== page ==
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Get to know about The Residency in Lucknow, India. Resident Governors of the then Oudh inhabited the Residency.

The Residency Lucknow

Location: Old Lucknow near Gomti banks, close to Begum Hazrat Mahal Park
Ideal Time to Visit: Anytime round the year
Attraction: Graveyards, Ruins and Epitaph
How to Reach: Hire a cab or Auto from the hotel or take a rickshaw if you happen to stay in the vicinity

The Residency LucknowThe Residency is actually a group of buildings that were built in 1800 A.D by the then Nawab of Oudh, Nawab Saadat Ali Khan. It was constructed in order to serve as the residence for the British Resident General who was a representative in the court of Nawab. The palace was rather a sleepy residence for decades but then came an incident, which put it on the world map.

The year 1857 will always be mentioned in the chronicles of history because of its dramatic sequence of events. The year saw the Sepoy Mutiny, which is also sometimes referred as 'The First War of Indian Independence'. Lucknow also became one of the seats of that uprising. The Residency became one of the most talked about battlement during the siege of Lucknow. The mutineers laid the siege on The Residency in early June that year. Nearly all the Europeans who resided in the city of Awadh took shelter in Residency. It is said that as many as 3500 people sought shelter during the siege. The siege continued for more than 140 days.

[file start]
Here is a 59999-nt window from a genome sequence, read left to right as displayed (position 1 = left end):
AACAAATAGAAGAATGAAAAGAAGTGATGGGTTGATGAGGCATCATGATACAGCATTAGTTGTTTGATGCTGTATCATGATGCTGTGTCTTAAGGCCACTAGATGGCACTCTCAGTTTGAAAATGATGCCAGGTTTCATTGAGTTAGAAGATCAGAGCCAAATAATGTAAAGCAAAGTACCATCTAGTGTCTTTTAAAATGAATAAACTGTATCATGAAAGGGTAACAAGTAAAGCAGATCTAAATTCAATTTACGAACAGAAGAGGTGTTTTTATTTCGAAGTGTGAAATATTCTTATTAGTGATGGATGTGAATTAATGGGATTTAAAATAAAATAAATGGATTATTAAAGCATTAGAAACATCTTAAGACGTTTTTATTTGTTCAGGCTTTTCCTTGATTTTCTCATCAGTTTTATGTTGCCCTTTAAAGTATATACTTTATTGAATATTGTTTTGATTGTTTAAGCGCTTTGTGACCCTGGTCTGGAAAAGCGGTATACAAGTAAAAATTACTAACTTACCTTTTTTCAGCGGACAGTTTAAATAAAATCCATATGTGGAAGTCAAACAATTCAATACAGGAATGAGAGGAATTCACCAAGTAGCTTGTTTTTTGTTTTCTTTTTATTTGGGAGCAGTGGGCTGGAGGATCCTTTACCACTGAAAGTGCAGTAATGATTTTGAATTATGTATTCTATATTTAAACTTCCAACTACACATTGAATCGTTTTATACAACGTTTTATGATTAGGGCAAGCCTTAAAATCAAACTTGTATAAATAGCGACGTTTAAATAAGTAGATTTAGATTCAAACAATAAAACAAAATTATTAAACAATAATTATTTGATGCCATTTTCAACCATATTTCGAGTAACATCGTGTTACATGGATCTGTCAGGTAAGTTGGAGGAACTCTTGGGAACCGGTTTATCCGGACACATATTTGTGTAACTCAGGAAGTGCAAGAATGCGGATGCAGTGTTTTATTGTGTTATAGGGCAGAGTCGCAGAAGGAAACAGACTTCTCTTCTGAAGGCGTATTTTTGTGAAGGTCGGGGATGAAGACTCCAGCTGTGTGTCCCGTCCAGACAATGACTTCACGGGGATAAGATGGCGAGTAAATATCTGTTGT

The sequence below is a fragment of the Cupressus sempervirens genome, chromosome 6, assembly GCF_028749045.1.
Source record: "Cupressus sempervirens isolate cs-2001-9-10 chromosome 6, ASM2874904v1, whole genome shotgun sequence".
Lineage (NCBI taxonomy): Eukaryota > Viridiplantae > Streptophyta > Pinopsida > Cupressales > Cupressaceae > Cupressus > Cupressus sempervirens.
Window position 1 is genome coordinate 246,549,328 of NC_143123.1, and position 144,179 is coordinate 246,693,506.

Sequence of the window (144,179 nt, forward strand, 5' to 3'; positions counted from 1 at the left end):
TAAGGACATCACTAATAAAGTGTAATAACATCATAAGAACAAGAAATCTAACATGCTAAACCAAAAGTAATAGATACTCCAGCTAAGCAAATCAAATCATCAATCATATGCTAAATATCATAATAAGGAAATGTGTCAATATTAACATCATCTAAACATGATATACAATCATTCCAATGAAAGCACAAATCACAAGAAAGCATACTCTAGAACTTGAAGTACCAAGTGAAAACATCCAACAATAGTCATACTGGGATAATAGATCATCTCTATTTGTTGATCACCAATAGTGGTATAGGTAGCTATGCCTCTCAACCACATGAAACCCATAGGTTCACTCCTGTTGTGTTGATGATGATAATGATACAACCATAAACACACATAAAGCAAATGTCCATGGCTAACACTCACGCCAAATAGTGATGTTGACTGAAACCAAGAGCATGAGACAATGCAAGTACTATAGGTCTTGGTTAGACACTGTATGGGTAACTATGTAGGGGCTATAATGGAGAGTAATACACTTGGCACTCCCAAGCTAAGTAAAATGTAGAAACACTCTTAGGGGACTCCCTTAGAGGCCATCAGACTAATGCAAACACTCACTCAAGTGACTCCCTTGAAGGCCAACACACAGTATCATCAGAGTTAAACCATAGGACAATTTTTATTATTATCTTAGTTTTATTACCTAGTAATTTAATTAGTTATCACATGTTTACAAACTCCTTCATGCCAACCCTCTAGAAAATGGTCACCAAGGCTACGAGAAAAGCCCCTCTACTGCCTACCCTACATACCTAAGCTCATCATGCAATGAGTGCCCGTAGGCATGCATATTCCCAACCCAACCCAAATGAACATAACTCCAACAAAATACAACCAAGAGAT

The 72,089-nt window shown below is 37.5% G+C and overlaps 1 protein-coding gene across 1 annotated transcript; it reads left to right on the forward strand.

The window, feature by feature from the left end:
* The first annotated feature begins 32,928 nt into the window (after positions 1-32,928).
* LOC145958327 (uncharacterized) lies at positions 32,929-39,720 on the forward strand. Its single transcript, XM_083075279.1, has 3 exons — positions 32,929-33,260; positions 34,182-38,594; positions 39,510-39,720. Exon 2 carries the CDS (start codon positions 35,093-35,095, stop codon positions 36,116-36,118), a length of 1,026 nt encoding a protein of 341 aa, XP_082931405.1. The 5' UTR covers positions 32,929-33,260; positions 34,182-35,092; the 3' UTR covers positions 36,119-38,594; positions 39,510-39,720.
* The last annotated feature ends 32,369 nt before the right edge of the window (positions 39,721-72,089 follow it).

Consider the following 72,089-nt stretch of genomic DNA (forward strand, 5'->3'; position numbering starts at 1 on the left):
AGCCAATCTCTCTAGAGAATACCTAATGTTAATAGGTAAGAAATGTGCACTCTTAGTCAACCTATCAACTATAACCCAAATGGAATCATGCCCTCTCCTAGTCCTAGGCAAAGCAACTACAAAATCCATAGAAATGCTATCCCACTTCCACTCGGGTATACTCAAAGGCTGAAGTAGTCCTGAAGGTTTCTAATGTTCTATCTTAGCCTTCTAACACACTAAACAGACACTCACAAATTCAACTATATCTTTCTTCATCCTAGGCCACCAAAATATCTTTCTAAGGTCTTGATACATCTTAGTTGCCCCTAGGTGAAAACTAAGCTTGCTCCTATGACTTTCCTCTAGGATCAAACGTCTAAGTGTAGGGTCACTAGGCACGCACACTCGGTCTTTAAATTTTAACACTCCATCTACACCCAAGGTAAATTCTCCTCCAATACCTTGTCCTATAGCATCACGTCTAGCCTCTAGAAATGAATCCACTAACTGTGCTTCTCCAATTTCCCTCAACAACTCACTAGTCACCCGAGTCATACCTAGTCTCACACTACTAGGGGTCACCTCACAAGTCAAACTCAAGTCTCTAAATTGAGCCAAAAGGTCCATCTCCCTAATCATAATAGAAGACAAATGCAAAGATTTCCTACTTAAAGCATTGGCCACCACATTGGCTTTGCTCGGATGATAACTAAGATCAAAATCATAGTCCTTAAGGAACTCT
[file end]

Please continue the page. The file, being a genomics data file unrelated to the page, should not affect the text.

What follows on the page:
The saga of the siege of 'The Residency' will go down in the history of India as a brave effort done by handful of Men, women and children to thaw the efforts of mutineers. The residence of the palace held together during the continuous shelling that lasted for a month. The canon balls withered the walls of residency but the palace held miraculously. Sir Henry Lawrence who bore the responsibility 3500 human lives undertook the defense and counter initiative. The brave-heart fall on the last days of siege. The reinforcement force rescued the palace after 5 months.

The redbrick ruins are peaceful now a days, surrounded by lawns and flowerbeds, but thousands died during the months-long siege. The Residency has been maintained as it was at the time of the final relief, and the shattered walls are still scarred by cannon shot. Even since Independence, little has changed. A brooding silence engulfs the ruins and one almost expects the ghosts of the dead to suddenly materialize and flit across the rooms. The cemetery at the nearby ruined church has the graves of 2000 men, women and children, including that of Sir Henry Lawrence who died defending the empire. There is a weathered epitaph near the grave of Sir Lawrence that reads " Here lays the son of Empire who tried to do his duty".